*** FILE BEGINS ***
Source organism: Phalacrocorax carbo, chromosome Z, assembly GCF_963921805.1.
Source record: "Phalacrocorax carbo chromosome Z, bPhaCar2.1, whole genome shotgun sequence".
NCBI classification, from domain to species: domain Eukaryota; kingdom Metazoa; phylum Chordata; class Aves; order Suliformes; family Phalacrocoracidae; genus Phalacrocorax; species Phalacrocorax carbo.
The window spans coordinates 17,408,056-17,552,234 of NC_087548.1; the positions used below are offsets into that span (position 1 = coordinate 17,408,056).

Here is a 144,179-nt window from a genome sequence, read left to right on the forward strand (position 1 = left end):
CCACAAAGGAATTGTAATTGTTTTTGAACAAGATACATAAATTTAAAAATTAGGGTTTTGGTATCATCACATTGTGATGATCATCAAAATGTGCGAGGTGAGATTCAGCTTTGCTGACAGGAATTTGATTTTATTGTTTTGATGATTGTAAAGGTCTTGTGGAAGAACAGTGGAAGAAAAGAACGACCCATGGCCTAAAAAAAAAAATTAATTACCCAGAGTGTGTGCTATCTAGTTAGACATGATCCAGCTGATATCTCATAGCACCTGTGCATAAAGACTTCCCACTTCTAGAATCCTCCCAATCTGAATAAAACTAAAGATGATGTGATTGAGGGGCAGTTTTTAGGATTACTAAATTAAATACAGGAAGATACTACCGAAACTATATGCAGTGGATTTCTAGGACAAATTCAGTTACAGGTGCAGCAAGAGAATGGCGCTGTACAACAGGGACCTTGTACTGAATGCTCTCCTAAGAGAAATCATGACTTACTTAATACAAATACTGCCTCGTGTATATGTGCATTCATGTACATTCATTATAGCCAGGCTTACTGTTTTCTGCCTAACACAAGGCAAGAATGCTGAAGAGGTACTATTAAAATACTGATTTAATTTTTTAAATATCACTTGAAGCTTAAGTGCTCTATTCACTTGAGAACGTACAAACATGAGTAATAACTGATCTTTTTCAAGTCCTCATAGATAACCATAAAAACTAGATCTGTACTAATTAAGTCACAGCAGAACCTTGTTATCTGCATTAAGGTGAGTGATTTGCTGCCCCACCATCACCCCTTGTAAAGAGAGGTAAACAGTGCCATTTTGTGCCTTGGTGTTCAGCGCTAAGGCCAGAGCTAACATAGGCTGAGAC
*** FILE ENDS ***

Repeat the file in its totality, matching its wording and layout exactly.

Source organism: Phalacrocorax carbo, chromosome Z, assembly GCF_963921805.1.
Source record: "Phalacrocorax carbo chromosome Z, bPhaCar2.1, whole genome shotgun sequence".
NCBI classification, from domain to species: domain Eukaryota; kingdom Metazoa; phylum Chordata; class Aves; order Suliformes; family Phalacrocoracidae; genus Phalacrocorax; species Phalacrocorax carbo.
The window spans coordinates 17,408,056-17,552,234 of NC_087548.1; the positions used below are offsets into that span (position 1 = coordinate 17,408,056).

Here is a 144,179-nt window from a genome sequence, read left to right on the forward strand (position 1 = left end):
CCACAAAGGAATTGTAATTGTTTTTGAACAAGATACATAAATTTAAAAATTAGGGTTTTGGTATCATCACATTGTGATGATCATCAAAATGTGCGAGGTGAGATTCAGCTTTGCTGACAGGAATTTGATTTTATTGTTTTGATGATTGTAAAGGTCTTGTGGAAGAACAGTGGAAGAAAAGAACGACCCATGGCCTAAAAAAAAAAATTAATTACCCAGAGTGTGTGCTATCTAGTTAGACATGATCCAGCTGATATCTCATAGCACCTGTGCATAAAGACTTCCCACTTCTAGAATCCTCCCAATCTGAATAAAACTAAAGATGATGTGATTGAGGGGCAGTTTTTAGGATTACTAAATTAAATACAGGAAGATACTACCGAAACTATATGCAGTGGATTTCTAGGACAAATTCAGTTACAGGTGCAGCAAGAGAATGGCGCTGTACAACAGGGACCTTGTACTGAATGCTCTCCTAAGAGAAATCATGACTTACTTAATACAAATACTGCCTCGTGTATATGTGCATTCATGTACATTCATTATAGCCAGGCTTACTGTTTTCTGCCTAACACAAGGCAAGAATGCTGAAGAGGTACTATTAAAATACTGATTTAATTTTTTAAATATCACTTGAAGCTTAAGTGCTCTATTCACTTGAGAACGTACAAACATGAGTAATAACTGATCTTTTTCAAGTCCTCATAGATAACCATAAAAACTAGATCTGTACTAATTAAGTCACAGCAGAACCTTGTTATCTGCATTAAGGTGAGTGATTTGCTGCCCCACCATCACCCCTTGTAAAGAGAGGTAAACAGTGCCATTTTGTGCCTTGGTGTTCAGCGCTAAGGCCAGAGCTAACATAGGCTGAGAC